Even though he’s yet to win a championship, Chris Paul has had quite the NBA career. The guard has spent 16 seasons in the Association, stuffing the box score at every stop along the way. That reality, in turn, helped him earn a sizable salary and build up a $130 million net worth.
While Paul previously had no problem splashing out a portion of that fortune on things like watches and cars, things have changed over the years. At this point in his life and career, the guard is more concerned with experiences than accumulating physical possessions.
Chris Paul doesn’t have an NBA championship, but he still boasts a $130 million net worth
Whether it’s 100% fair or not, players’ legacies are often defined by the number of championships on their resume. While that may be a strike against Paul, it doesn’t mean the point guard is a complete failure. If anything, he’s been a success based on metrics other than the league titles.
Since entering the Association in the 2005 draft, Paul has been a consistent performer. While his stats may have dipped from the 22.8 points and 11.0 assists per game he averaged in his prime, the point guard is still holding his own at age 36. He averaged 16.4 points and 8.9 assists per outing during the Suns’ 2020-21 campaign and has been an invaluable veteran presence for the upstart squad.
“I love CP, man. Like I said, that’s really the only teammate that really push me. Like big bro-type push. Knowing what I got and that I ain’t never thought that I had,” Deandre Ayton explained after Game 4 of the Western Conference Finals, according to CBS Sports. “I think he was the best thing that happened to my career. I can say that every day.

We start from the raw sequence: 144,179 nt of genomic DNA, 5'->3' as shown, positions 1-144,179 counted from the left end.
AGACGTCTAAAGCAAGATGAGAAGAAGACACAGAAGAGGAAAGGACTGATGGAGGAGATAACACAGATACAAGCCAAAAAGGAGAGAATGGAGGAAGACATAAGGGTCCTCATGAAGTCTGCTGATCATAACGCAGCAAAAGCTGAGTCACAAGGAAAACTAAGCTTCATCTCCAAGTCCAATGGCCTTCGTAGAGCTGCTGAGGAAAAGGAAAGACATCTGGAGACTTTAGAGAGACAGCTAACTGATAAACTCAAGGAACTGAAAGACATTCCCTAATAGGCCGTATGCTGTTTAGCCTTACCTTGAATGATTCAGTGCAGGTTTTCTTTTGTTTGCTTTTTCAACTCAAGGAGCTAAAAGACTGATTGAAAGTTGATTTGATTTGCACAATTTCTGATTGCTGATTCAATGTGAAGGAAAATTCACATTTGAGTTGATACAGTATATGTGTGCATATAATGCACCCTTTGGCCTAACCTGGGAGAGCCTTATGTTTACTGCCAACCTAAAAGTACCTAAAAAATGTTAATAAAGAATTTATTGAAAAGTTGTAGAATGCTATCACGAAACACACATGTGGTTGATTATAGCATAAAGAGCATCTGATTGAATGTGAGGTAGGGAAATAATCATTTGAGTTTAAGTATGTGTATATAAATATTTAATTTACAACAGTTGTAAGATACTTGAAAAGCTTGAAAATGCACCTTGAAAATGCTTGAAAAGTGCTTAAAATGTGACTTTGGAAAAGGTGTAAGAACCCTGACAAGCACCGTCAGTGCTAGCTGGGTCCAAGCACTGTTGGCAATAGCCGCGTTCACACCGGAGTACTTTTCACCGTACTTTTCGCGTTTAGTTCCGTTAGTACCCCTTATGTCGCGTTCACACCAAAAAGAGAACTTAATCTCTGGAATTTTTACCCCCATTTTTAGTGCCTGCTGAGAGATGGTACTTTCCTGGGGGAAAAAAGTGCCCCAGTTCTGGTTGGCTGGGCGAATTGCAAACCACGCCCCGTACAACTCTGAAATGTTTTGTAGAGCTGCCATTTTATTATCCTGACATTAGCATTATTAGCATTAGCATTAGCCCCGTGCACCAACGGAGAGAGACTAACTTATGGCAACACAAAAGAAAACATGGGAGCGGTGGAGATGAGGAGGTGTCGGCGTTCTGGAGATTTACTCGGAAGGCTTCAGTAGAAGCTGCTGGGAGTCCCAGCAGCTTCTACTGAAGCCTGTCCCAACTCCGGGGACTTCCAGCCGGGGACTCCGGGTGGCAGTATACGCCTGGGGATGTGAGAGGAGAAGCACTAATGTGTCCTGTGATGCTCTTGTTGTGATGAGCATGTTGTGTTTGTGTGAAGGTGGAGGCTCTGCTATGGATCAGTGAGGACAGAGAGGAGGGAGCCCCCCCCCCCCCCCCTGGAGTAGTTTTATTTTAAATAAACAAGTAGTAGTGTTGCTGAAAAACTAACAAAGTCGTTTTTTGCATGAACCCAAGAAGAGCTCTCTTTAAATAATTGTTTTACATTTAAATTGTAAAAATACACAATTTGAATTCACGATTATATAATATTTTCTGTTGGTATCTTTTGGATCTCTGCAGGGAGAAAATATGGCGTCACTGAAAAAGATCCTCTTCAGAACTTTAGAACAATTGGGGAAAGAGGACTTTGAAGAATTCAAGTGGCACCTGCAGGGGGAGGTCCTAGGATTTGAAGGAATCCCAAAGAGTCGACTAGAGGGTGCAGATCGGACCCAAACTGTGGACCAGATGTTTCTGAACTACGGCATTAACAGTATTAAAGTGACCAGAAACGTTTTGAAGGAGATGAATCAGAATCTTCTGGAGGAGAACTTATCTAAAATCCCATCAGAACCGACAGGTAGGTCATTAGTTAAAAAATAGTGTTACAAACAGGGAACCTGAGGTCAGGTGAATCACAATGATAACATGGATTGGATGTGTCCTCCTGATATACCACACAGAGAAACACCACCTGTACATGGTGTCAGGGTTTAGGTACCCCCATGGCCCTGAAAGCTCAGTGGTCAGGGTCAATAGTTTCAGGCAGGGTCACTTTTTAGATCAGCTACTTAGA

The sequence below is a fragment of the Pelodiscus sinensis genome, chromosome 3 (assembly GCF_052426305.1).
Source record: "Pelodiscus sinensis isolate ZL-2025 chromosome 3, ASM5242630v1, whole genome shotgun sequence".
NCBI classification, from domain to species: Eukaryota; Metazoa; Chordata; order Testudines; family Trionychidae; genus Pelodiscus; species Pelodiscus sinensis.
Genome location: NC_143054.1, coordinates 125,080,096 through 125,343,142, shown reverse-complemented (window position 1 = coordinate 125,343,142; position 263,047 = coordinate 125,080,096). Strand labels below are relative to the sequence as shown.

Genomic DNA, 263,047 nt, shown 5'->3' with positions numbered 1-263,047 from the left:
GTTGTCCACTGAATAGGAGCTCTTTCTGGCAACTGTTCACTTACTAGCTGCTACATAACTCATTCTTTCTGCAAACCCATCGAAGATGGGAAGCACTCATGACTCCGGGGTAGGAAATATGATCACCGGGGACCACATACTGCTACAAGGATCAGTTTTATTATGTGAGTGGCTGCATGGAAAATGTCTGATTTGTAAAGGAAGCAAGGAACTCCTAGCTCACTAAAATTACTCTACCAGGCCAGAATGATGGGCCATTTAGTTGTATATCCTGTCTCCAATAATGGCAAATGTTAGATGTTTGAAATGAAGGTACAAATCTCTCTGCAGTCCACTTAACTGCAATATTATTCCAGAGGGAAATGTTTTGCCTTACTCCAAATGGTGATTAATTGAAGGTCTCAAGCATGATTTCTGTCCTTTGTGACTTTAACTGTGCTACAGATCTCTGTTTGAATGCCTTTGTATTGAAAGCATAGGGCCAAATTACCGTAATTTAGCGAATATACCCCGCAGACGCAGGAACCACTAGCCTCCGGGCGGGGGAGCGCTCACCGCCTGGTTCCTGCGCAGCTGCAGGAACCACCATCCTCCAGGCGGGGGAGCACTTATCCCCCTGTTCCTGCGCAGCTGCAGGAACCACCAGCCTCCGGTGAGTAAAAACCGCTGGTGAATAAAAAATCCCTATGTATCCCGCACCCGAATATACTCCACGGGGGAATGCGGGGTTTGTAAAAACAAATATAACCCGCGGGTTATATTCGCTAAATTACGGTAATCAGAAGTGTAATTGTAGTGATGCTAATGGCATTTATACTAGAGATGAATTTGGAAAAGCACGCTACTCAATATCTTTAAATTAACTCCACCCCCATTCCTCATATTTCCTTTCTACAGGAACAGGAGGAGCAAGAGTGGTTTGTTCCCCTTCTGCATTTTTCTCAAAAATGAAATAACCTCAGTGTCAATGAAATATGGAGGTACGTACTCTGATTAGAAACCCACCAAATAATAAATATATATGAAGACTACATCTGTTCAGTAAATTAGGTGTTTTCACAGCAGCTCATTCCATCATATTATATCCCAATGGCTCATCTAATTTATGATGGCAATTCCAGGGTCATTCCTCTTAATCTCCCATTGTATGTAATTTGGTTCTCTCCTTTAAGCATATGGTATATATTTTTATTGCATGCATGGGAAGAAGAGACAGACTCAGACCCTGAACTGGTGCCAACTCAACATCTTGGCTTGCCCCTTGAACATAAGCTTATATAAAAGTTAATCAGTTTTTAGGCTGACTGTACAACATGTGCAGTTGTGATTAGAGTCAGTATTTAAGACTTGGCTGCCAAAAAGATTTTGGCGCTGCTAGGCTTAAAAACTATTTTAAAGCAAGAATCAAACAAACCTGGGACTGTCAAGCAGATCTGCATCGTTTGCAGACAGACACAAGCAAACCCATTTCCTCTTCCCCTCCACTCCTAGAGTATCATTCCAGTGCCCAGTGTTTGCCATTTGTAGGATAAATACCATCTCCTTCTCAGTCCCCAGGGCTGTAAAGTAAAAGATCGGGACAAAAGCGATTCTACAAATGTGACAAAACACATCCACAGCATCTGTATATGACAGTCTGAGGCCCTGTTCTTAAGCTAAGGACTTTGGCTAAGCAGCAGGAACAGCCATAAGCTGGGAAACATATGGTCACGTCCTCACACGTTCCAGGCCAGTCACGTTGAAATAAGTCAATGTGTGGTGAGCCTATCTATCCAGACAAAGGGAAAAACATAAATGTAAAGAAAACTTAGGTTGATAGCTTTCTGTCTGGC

From a financial perspective, Paul is no slouch either. The guard has earned almost $300 million in salary over the course of his career and hasn’t had any issue scoring big-time endorsement deals. In total, Celebrity Net Worth estimates the CP3’s fortune at $130 million.
CP3 would rather use his massive net worth on experiences rather than buying things
With a $130 million net worth, Paul could theoretically buy just about anything he wants. While he’s no stranger to luxurious purchases — we’ll talk more about those shortly — the guard now prefers to use his money on something a bit less tangible.
“This is the biggest thing that I’ve learned to tell you the truth,” Paul explained in a 2020 Men’s Health video. “And this is something that I try to live by now when it comes to making big purchases or big expenses: Spend your money on experiences.”
For the guard, that mantra stemmed, at least in part, from his children.
“Once upon a time, it was things,” he continued. “It may be jewelry, it may be clothes, watches, all this different type of stuff. But me now, it’s experiences. That’s what I’ve noticed about my kids. They probably won’t remember what I got them three Christmases ago, but if I take them on a trip to Spain like I did this past summer , they’re gonna remember it. You know what I mean? So experiences are, you know, things you remember for a lifetime.”
Chris Paul did have some less-than-ideal experiences buying physical things
As CP3 noted, there was a time when he did spend a portion of his net worth on luxury items. Not all of those situations, though, worked out how he imagined.
Take, for example, his Cartier watch. While the guard noted that it was trendy to have everything “iced out,” he discovered that it was possible to too many diamonds. “You almost couldn’t even tell time on it,” Paul explained. He also called that purchase “one of the dumbest things” he ever bought and ended up gifting it to Reggie Bullock.
Paul also said he purchased an Escalade, complete with spinning rims. While that ride may have made sense for an NBA player, it stood out when the guard’s mother used it to run errands. En route to the grocery store, she was even pulled over by the police. “I think it was just more so the police officer being nosey cause they wanted to see who it was,” the Suns’ star explained.
On the whole, though, CP3 is in a pretty good spot. When you’re an NBA star with a $130 million net worth, it’s easy to buy just about anything you want, whether it’s a physical object, an experience, or something in between.